The Dopamine Receptor D2 (DRD2) SNP rs1076560 is Associated with Opioid Addiction

Authors

  • Toni-Kim Clarke,

    Corresponding author
    1. Center for Neurobiology and Behavior, Department of Psychiatry, University of Pennsylvania School of Medicine, Philadelphia, PA, USA
    • Corresponding author: Toni-Kim Clarke, University of Edinburgh, Kennedy Tower, Royal Edinburgh Hospital, Edinburgh, EH10 5HF, UK. Tel: 215 898 4203; Fax: 0131 537 6291; E-mail: Toni.Clarke@ed.ac.uk

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  • Amy R. D. Weiss,

    1. Center for Neurobiology and Behavior, Department of Psychiatry, University of Pennsylvania School of Medicine, Philadelphia, PA, USA
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  • Thomas N. Ferarro,

    1. Center for Neurobiology and Behavior, Department of Psychiatry, University of Pennsylvania School of Medicine, Philadelphia, PA, USA
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  • Kyle M. Kampman,

    1. Treatment Research Center, Department of Psychiatry, University of Pennsylvania School of Medicine, Philadelphia, PA, USA
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  • Charles A. Dackis,

    1. Treatment Research Center, Department of Psychiatry, University of Pennsylvania School of Medicine, Philadelphia, PA, USA
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  • Helen M. Pettinati,

    1. Treatment Research Center, Department of Psychiatry, University of Pennsylvania School of Medicine, Philadelphia, PA, USA
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  • Charles P. O'brien,

    1. Treatment Research Center, Department of Psychiatry, University of Pennsylvania School of Medicine, Philadelphia, PA, USA
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  • David W. Oslin,

    1. Treatment Research Center, Department of Psychiatry, University of Pennsylvania School of Medicine, Philadelphia, PA, USA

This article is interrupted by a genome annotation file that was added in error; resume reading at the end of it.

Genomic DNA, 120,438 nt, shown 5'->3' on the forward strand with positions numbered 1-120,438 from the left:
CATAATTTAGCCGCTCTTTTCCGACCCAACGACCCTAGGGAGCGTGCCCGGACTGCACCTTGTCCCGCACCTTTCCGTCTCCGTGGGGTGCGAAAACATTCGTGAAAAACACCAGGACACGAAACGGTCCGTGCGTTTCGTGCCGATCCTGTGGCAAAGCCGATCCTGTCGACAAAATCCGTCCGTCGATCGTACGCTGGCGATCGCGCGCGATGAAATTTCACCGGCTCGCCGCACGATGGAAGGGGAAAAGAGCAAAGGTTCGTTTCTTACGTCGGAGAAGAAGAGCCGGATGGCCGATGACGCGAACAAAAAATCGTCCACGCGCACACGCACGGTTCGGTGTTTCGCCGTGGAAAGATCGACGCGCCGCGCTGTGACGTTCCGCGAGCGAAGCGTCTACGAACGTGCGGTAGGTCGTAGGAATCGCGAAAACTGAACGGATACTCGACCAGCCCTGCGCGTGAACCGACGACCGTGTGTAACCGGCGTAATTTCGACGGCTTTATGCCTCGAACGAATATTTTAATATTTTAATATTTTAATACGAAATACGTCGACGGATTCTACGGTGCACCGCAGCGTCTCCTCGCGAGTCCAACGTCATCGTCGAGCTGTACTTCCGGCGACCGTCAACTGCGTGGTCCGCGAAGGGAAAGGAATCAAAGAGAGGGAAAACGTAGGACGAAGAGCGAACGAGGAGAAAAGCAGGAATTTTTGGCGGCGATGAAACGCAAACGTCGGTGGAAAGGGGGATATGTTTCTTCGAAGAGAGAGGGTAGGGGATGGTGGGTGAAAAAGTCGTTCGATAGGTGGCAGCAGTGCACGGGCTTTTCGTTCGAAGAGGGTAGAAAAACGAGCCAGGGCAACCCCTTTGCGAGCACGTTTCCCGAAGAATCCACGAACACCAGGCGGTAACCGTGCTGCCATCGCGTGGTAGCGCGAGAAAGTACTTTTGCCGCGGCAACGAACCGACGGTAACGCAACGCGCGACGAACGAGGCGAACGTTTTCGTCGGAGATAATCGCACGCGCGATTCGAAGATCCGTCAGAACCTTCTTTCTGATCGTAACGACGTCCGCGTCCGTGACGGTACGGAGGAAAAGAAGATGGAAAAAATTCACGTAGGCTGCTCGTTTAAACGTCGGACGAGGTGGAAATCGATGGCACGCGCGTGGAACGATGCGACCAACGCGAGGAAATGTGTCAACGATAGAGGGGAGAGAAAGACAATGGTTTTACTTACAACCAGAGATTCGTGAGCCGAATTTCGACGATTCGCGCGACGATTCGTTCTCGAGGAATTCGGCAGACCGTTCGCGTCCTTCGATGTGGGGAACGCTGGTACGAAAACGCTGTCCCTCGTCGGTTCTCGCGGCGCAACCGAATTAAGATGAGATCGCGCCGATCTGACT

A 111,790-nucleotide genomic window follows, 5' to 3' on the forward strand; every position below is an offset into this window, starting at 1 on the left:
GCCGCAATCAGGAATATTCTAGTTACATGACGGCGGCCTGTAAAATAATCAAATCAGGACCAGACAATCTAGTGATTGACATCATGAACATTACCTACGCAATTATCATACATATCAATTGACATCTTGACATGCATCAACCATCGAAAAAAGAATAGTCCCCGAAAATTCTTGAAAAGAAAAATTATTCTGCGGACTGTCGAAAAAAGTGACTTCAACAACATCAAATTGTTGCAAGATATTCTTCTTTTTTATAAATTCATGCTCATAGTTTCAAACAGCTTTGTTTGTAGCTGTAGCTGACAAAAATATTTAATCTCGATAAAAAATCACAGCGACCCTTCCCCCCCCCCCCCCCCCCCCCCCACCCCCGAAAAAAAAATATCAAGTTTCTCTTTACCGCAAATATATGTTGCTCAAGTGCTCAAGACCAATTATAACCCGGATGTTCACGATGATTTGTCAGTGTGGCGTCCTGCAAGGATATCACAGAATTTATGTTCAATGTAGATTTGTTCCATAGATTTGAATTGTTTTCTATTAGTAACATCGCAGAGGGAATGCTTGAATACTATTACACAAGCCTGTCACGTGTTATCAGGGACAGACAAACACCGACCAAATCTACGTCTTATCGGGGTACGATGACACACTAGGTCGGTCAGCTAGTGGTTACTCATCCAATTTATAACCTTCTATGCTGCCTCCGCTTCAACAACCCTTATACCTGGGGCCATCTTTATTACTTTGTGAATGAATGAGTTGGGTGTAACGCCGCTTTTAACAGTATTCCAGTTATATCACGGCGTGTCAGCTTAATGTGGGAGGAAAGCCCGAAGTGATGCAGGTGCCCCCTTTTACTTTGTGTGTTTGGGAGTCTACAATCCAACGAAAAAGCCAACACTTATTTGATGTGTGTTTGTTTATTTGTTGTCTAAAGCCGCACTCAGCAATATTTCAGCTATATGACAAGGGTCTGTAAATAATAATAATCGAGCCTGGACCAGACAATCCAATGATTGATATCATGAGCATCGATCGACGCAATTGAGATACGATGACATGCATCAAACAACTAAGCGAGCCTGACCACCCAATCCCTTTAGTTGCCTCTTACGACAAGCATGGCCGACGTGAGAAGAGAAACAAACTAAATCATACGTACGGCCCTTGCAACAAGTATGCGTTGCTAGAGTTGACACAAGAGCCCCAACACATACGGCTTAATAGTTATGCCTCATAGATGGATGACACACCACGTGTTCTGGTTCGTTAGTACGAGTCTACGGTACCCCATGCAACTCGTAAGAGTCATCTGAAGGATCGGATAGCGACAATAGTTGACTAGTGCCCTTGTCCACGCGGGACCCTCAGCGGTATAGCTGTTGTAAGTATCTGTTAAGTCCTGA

2. VA Medical Center, Philadelphia, PA, USA
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  • Falk W. Lohoff,

    1. Center for Neurobiology and Behavior, Department of Psychiatry, University of Pennsylvania School of Medicine, Philadelphia, PA, USA
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  • Wade H. Berrettini

    1. Center for Neurobiology and Behavior, Department of Psychiatry, University of Pennsylvania School of Medicine, Philadelphia, PA, USA
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Summary

The risk for drug addiction is partially heritable. Genes of the dopamine system are likely candidates to harbour risk variants, as dopamine neurotransmission is involved in mediating the rewarding effects of drugs of abuse. One functional single nucleotide polymorphism in dopamine receptor D2 (DRD2), rs1076560, is involved in regulating splicing of the gene and alters the ratio of DRD2 isoforms located pre- and postsynaptically. rs1076560 has been previously associated with cocaine abuse and we set out to confirm this association in a sample of European American (EA) (n = 336) and African American (AA) (n = 1034) cocaine addicts and EA (n = 656) and AA (n = 668) controls. We also analysed the role of rs1076560 in opioid dependence by genotyping EA (n = 1041) and AA (n = 284) opioid addicts. rs1076560 was found to be nominally associated with opioid dependence in EAs (p = 0.02, OR = 1.27) and AAs (p = 0.03, OR = 1.43). When both opioid-addicted ancestral samples were combined, rs1076560 was significantly associated with increased risk for drug dependence (p = 0.0038, OR = 1.29). This association remained significant after correction for multiple testing. No association was found with cocaine dependence. These data demonstrate the importance of dopamine gene variants in the risk for opioid dependence and highlight a functional polymorphism that warrants further study.

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